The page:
NRDC’s Dylan Sullivan details why the ‘glass’ for energy efficiency is not only half full but may be overflowing, despite the recent court stay on the U.S. Clean Power Plan.
Is energy efficiency’s glass half-full or half-empty after the U.S. Supreme Court’s recent stay of the Clean Power Plan (CPP), which limits power plant carbon dioxide emissions, the largest source of the pollution that drives climate change?
Many of my colleagues at NRDC and elsewhere have already weighed in. I won’t lie: the stay hurts energy efficiency. States and electric market regions were having good conversations on using efficiency and renewable energy sources like wind and solar to reduce emissions. But, some states have stopped talking, even though smarter energy use has a major role to play in cutting emissions because we don’t have to generate as much electricity from fossil fuels. Moreover, there is no not-CPP tailwind for energy efficiency comparable to that provided by the extension of the production and investment tax credits for wind and solar.
Urging governors to maximize efficiency
But I believe the glass is still half-full for deploying energy efficiency and with momentum on our side, it could be overflowing. Just yesterday, a large group of companies in the energy efficiency industry (plus NRDC and other non-profits and trade associations) signed on and delivered letters to governors in 34 states detailing just what that opportunity could mean for their states. Every letter, accompanied by supplemental analysis for each state, shows how well-tested policies – like building energy codes and energy efficiency resource standards that require power companies to help customers save energy, offsetting dirty electricity generation sources – can get states much of the way toward Clean Power Plan compliance.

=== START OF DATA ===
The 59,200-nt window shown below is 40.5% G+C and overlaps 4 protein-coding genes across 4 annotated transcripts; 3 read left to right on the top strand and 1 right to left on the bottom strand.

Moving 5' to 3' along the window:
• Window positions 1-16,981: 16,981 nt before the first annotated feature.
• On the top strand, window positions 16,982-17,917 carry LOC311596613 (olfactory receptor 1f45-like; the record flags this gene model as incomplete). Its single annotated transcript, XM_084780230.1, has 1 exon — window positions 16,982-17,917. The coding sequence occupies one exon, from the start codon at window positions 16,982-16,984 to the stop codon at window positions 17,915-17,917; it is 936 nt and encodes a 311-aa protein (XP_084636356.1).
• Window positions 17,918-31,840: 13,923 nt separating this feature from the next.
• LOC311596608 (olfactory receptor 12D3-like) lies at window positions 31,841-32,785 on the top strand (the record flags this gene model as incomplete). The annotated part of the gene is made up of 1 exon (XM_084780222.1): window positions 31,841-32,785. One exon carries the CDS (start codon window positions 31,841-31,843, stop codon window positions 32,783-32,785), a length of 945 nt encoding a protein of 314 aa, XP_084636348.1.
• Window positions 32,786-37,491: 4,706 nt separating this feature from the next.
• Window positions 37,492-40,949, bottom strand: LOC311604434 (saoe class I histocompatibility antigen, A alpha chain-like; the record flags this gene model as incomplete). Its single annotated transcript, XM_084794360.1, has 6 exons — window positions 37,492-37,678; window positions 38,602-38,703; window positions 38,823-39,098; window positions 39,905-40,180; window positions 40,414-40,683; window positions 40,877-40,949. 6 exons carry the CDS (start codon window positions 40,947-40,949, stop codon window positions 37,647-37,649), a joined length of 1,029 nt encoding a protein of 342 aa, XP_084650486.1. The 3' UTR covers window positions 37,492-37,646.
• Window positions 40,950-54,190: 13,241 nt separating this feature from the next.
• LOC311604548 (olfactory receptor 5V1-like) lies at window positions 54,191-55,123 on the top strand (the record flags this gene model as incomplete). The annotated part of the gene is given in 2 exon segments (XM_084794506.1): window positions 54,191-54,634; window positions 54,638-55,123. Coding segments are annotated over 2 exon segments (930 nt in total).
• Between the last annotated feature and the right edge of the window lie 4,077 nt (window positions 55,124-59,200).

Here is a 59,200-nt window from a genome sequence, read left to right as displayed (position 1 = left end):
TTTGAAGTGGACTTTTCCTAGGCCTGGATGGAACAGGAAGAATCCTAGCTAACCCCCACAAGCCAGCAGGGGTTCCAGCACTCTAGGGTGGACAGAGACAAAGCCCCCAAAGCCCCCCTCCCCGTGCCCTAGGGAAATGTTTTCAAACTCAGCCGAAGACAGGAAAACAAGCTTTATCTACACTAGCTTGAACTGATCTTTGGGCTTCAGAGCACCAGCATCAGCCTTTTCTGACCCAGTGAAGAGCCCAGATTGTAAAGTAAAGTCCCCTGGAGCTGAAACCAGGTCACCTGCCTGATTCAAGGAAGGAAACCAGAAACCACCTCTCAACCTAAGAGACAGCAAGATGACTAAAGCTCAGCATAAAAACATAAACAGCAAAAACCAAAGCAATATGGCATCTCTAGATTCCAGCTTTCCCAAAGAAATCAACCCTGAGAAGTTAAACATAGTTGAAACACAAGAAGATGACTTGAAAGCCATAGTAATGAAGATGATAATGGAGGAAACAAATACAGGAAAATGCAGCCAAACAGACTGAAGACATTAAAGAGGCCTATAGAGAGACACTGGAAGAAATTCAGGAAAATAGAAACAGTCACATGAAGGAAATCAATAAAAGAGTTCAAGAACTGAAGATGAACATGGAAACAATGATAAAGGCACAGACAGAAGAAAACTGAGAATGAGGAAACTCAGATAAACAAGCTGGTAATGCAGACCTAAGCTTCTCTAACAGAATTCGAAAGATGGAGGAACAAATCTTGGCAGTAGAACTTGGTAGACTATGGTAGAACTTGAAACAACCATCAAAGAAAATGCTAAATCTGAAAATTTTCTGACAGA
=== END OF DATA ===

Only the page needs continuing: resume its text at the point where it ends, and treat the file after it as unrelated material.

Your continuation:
The letter – with dozens of company signatures – shows there is a lot of support and momentum behind energy efficiency. NRDC and the other signatories stand ready to work with governors and their state agencies to tap into this affordable, easy, clean energy resource.
The proof is in the numbers
Energy efficiency is already delivering huge value to American consumers and businesses. The U.S. economy has grown by 10 percent since 2007. But electricity use has been flat since then, at first because of the recession, but now from the success of utilities’ energy efficiency investments and the tightening of efficiency standards for appliances, equipment and buildings.
In 2015, alone, the Department of Energy (DOE) finalized 13 minimum efficiency standards, including one for commercial rooftop heating and cooling (air conditioners, heat pumps and warm air furnaces). That single rule will yield the biggest energy and pollution savings of any standard issued since DOE’s Appliance and Equipment Standards program began more than 28 years ago. History has shown that energy efficiency is the low-hanging fruit that keeps growing back. Looking forward, future energy savings remain on the horizon both from the introduction of standards for new product categories and from updated standards that reflect technological advances in existing product categories.